The UK Information Commissioner’s Office (ICO), the country’s data protection watchdog, has slapped Facebook with fines to the tune of $660,000 - the maximum allowed by law - after an investigation concluded that “Facebook contravened the law by failing to safeguard people’s information.”
The ICO also found that "the company failed to be transparent about how people's data was harvested by others."
Facebook is just the beginning: the watchdog said it also plans to bring criminal action against Cambridge Analytica's now-defunct parent company, SCL Elections. Cambridge Analytica was the company at the heart of scandals in the US and UK after it was revealed how it surreptitiously reaped information from as many as 87 million people, gleaned straight from their social media pages.
Moreover, ICO wrote to the UK's 11 major political parties, forcing them to submit to auditing of their data protection practices.
In March 2018, Cambridge Analytica whistleblower Christopher Wylie exposed how the company had been using Facebook personality quizzes to create datasets of unprecedented scale, which were then weaponized to sway voter opinion in favor of the highest bidder.
The revelation set off a political firestorm stretching across the Atlantic. The company's major fronts included the US 2014 midterm elections, the US 2016 presidential elections, and the UK's 2016 Brexit vote.
The company was founded by former White House chief strategist and Breitbart runner Steve Bannon and right-wing billionaire financier Robert Mercer. Its chief weapon, the dataset, was fashioned by Cambridge University psychologist Michal Kosinski, who recently made headlines for controversially claiming that he had trained an artificially intelligent program to determine a person's sexuality by studying pictures of their face.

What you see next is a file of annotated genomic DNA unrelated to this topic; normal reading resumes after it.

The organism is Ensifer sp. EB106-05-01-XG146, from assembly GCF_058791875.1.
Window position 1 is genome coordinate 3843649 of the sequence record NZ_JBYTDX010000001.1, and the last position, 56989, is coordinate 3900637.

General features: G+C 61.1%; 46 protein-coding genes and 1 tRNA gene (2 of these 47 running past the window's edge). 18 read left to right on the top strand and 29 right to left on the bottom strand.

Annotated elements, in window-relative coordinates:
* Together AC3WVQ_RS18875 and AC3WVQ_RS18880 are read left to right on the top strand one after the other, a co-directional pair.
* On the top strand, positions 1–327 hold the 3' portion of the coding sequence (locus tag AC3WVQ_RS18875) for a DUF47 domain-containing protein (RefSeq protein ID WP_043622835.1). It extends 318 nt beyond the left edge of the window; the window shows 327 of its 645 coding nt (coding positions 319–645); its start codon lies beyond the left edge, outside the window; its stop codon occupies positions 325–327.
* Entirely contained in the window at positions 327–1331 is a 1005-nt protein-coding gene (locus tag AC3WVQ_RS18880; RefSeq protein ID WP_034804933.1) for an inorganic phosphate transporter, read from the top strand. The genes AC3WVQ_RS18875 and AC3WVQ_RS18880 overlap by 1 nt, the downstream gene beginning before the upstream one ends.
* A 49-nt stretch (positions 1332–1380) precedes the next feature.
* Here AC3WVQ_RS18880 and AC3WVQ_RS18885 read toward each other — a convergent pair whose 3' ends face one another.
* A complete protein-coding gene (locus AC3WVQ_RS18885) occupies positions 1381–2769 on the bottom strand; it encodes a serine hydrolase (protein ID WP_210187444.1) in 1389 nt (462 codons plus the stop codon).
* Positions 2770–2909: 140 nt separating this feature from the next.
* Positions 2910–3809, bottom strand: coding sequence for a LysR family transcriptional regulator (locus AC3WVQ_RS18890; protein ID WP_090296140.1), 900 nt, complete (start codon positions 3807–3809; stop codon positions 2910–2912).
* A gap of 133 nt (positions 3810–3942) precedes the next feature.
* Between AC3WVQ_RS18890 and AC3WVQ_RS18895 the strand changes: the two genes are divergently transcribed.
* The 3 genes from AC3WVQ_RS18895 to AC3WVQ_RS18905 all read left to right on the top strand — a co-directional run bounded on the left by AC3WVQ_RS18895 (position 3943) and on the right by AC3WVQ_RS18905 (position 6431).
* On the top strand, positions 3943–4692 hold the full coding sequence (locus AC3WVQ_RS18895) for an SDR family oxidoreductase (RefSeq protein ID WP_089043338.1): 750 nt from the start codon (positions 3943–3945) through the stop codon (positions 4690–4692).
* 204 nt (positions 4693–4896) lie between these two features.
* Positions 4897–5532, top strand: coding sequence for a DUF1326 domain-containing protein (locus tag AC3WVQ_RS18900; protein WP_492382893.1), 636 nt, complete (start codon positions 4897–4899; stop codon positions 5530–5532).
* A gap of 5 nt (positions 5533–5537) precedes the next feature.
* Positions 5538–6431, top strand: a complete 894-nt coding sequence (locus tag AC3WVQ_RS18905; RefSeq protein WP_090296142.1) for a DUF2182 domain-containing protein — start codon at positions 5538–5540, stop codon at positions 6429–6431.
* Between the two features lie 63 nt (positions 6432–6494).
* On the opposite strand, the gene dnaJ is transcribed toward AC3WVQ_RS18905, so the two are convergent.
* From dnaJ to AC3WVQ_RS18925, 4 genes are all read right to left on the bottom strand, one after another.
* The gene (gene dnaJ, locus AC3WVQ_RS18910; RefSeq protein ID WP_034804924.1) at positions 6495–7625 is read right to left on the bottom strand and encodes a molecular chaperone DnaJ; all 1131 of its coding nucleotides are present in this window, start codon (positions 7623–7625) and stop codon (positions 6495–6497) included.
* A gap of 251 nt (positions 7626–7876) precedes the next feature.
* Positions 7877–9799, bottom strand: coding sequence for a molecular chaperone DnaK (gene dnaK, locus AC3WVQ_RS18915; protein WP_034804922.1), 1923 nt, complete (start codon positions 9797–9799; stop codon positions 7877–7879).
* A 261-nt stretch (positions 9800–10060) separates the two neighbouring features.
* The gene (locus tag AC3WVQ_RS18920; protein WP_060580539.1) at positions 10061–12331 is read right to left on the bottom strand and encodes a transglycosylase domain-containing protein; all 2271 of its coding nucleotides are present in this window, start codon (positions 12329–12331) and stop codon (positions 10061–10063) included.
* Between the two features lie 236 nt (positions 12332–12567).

Kosinski was able to obtain the wealth of data by using a Facebook quiz and paying some users to take it with money from SCL Elections. From that, he obtained data on some 320,000 Americans, but a loophole he was able to exploit allowed him to uncover data on all of their friends without their knowledge or consent.
With that data, he was able to create "an effective approach to digital mass persuasion."
Facebook founder Mark Zuckerberg testified in front of Congress over the scandal on April 10. He said he was trying to determine "whether there was something bad going on at Cambridge University." Kosinski, however, says Facebook knew all about his research.
The FBI and the US Securities and Exchange Commission are currently investigating ties between Facebook and Cambridge Analytica.
"We are at a crossroads. Trust and confidence in the integrity of our democratic processes risk being disrupted because the average voter has little idea of what is going on behind the scenes," ICO Commissioner Elizabeth Denham said in a statement. "New technologies that use data analytics to micro-target people give campaign groups the ability to connect with individual voters. But this cannot be at the expense of transparency, fairness and compliance with the law."
On the other side of the pond, an ongoing probe by the US Federal Trade Commission could see the social media giant hit with hundreds of billions of dollars in fines.